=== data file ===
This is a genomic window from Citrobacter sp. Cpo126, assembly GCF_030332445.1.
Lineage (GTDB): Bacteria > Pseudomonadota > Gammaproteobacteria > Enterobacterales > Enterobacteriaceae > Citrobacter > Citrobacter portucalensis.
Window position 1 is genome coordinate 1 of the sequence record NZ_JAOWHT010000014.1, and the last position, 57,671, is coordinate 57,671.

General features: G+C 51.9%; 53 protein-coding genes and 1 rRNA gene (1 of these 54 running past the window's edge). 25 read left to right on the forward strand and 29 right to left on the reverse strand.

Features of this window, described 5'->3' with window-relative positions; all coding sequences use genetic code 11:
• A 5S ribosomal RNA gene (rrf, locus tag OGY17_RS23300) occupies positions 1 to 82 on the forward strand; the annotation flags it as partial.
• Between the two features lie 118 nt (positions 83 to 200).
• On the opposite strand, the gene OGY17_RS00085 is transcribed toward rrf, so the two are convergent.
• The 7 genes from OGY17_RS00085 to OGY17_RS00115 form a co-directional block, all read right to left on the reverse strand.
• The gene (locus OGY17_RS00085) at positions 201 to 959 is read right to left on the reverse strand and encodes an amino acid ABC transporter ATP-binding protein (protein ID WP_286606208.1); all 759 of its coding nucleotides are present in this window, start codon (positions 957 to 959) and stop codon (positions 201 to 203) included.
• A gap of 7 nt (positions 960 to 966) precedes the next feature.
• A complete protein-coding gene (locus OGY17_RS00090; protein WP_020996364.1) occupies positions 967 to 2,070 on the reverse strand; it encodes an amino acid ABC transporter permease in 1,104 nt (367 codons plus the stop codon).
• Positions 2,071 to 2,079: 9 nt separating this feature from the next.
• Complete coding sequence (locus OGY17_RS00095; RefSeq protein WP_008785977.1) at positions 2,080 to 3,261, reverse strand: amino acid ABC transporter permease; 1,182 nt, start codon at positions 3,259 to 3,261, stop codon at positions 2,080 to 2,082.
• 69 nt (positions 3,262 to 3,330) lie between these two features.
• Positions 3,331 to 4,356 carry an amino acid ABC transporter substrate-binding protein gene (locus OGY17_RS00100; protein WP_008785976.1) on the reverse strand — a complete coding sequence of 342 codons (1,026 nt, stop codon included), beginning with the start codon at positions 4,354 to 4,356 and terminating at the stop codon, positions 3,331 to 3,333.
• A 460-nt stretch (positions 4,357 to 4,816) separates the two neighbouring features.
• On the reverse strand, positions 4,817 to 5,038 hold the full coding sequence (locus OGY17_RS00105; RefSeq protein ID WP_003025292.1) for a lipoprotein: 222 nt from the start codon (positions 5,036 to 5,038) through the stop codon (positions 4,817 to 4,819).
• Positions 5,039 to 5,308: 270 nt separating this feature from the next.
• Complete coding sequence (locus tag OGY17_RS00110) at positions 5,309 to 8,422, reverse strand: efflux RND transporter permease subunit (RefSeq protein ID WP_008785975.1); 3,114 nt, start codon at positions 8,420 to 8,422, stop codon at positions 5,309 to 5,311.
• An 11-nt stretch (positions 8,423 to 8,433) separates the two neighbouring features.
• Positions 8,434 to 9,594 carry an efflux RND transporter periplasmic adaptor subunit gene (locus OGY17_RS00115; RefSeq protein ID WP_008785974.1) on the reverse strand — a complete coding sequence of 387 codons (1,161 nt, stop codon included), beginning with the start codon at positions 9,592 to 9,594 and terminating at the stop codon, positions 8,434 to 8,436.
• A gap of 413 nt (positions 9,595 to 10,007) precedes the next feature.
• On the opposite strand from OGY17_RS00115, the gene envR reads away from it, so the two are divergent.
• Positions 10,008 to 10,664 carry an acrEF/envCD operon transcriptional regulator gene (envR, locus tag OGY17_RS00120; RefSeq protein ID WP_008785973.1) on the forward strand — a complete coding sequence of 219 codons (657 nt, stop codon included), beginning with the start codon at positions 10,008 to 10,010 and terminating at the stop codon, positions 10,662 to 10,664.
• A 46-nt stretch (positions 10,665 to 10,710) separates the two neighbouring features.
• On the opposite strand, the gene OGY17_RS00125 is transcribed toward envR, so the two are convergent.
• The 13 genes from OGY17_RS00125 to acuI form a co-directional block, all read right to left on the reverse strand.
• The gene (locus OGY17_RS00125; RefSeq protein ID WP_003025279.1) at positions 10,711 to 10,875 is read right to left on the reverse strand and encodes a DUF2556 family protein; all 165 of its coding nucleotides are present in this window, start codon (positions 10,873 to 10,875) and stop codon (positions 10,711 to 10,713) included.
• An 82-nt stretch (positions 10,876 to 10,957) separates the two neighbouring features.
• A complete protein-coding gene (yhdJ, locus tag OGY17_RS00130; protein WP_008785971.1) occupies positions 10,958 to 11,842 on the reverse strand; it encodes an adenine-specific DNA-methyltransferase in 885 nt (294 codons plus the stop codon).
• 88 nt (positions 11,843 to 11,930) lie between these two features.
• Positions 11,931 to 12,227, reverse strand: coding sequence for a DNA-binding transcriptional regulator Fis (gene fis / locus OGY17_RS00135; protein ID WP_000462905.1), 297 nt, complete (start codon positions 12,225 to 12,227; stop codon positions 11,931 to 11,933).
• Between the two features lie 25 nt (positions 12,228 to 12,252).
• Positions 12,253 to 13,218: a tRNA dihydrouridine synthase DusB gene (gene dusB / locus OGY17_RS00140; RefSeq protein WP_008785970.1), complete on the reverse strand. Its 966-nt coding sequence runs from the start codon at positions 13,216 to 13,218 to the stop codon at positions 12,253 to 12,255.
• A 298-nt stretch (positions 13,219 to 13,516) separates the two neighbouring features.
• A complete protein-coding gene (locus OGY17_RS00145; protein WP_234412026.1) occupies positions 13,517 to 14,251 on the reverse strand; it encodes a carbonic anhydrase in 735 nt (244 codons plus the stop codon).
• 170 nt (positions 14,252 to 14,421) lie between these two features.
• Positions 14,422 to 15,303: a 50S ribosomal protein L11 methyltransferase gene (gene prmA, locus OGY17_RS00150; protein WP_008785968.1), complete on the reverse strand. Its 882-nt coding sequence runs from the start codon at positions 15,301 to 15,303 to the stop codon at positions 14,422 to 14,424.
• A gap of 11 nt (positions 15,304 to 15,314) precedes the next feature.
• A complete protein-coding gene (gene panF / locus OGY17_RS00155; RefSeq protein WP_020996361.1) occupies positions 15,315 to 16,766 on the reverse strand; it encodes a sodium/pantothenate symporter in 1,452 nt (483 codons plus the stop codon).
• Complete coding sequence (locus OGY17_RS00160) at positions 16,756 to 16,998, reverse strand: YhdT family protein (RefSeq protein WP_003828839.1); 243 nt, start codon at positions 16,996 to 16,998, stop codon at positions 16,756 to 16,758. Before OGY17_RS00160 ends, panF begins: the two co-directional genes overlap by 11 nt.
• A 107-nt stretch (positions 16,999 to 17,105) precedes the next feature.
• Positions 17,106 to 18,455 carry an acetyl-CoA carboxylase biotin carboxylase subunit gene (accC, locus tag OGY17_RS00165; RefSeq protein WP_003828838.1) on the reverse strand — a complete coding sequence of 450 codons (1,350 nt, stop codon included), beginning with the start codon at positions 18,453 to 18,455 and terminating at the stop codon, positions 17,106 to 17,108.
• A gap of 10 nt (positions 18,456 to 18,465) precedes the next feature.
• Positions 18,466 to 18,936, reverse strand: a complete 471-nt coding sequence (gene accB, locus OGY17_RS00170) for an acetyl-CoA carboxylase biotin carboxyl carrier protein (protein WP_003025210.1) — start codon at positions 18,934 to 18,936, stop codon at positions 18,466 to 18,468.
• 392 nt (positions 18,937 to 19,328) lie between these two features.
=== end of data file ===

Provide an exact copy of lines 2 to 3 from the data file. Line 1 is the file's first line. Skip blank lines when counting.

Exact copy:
Lineage (GTDB): Bacteria > Pseudomonadota > Gammaproteobacteria > Enterobacterales > Enterobacteriaceae > Citrobacter > Citrobacter portucalensis.
Window position 1 is genome coordinate 1 of the sequence record NZ_JAOWHT010000014.1, and the last position, 57,671, is coordinate 57,671.